I found out that one of my students was a dealer. This really tore me up inside, not only b/c I was having a really hard time with ras at the time, but also because I was developing such a bond with him (he was actually working in my class... not so for his other teachers- he made a B in my room and failed everything else, but he earned his B with flying colors). I am so thankful that nothing of that nature ever came up during my class... that is one of those things they don't prepare teachers to handle...
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Old 07-12-2007, 11:44 PM
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What I posted is based on California laws.

There have been many cases where the wife/girlfriend was not even aware of the amount of drugs in the home or dealing activity.
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Old 07-13-2007, 12:06 AM
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Originally Posted by raerae6 View Post
...wife/girlfriend was not even aware of the amount...
Aware does not equal innocent bystanders.

Harsh punishment for ignorance of "that" law would be more correct.

Still the children suffer...even if no one is arrested. Drugs in a home...children suffer.
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Old 07-13-2007, 12:15 AM
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Originally Posted by best View Post
Aware does not equal innocent bystanders.

Harsh punishment for ignorance of "that" law would be more correct.
If you have no knowledge of drugs in your home, that makes you innocent, doesn't it? Do you mean that she is complicit even if she has no knowledge of the activity her bf/husband is involved in?
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Old 07-13-2007, 12:17 AM
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I agree with raerae... I mean, it's one thing if you sit by and allow the drugs to wander into your home, but if you genuinely don't know it's happening?
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Old 07-13-2007, 12:19 AM
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hmmmmm.....just late night rambling....but bet you can't get arrested for giving car keys to drunk mate or etc. Or having 100 bottles of beer on the wall. Or for letting a raging alcoholic in the house.
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Old 07-13-2007, 12:33 AM
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Originally Posted by ladyamalthea View Post
... but if you genuinely don't know it's happening?
That would be the problem and laws should have the burden of proof placed on the courts to prove you knew.
Innocent till proven guilty and not guilty because of association.
5 teens standing together, The police show up. One teen is a known dealer. The police want him. They arrest all 5 and charged the one who had the bag closest to him with possesion. The bag wasn't his but was place beside him so that the one who owned it wouldn't be the one caught. I would say he was guilty because of association but the judge said the burden of proof was not shown well enough to find him guilty.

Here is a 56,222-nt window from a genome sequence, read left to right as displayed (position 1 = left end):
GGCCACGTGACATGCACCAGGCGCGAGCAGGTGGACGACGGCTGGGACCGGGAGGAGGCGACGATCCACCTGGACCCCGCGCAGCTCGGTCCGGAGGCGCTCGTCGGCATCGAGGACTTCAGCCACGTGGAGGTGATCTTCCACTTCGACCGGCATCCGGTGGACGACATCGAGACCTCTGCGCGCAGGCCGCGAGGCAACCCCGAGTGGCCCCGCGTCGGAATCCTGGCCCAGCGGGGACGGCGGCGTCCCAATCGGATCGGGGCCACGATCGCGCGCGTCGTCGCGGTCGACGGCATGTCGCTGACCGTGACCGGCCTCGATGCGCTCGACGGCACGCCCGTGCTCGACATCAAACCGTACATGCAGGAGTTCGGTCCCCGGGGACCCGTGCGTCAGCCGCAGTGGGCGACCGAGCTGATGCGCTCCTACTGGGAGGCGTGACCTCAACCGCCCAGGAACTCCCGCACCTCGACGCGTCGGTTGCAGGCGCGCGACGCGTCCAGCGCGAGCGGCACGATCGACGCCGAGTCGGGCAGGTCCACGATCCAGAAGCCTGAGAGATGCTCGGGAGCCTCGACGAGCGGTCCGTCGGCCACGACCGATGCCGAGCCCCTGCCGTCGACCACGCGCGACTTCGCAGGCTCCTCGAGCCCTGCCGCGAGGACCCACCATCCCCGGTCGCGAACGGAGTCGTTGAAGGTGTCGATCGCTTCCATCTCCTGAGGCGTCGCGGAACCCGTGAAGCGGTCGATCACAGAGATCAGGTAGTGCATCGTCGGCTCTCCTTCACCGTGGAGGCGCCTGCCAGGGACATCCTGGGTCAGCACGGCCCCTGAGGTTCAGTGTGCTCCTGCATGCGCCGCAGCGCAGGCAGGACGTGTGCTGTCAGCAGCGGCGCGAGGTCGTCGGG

He learned his lesson that day and has not been around drugs since.
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Old 07-13-2007, 12:37 AM
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Originally Posted by liveweyerd View Post
hmmmmm.....just late night rambling....but bet you can't get arrested for giving car keys to drunk mate or etc. Or having 100 bottles of beer on the wall. Or for letting a raging alcoholic in the house.

If they are not of legal age you can be arrested.
Oh and giving keys to someone who is drunk(even if you don't know it)... Yes people do sue.
The paper said...I was irresponsible in my choices of who I allowed to use my car.
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Old 07-13-2007, 12:39 AM
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"Women are the fastest-growing segment of the U.S. prison population, with almost 80 percent of them incarcerated for drug offenses. The deep perversity of the system lies in the fact that women with the least culpability often get the harshest sentences. Unlike the guilty drug dealer, they often have no information to trade for a better deal from prosecutors and might end up with a harsher sentence than the dealer gets.

Then there are women like Kimba Smith, in California, who probably knew a few things but was so terrified of her abusive boyfriend that she refused to testify against him. ( Those who agree to testify, by the way, frequently are murdered before they have a chance to do so. ) Smith paid for her terrified silence with a 24-year sentence! "

-Walter Cronkite From his "DRUG WAR'S MANDATED INJUSTICE" published in the Domimion Post

I just posted this as an eye-opener for women who may be putting themselves (and thier families) at risk...

Not trying to argue, I just see it as not entirely fair.
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Old 07-13-2007, 12:46 AM
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Originally Posted by raerae6 View Post

I just posted this as an eye-opener for women who may be putting themselves at risk...

Not trying to argue, I just see it as not entirely fair.
and an excellent eye opener it is.

I don't see it as entirely fair either. Most laws that give mandatory sentencing are not fair. They are just feel good laws that politicians use to gain votes.

Thing is though unless a person is innocent...be it one day or 10 years...there is a cost when we don't do thing right.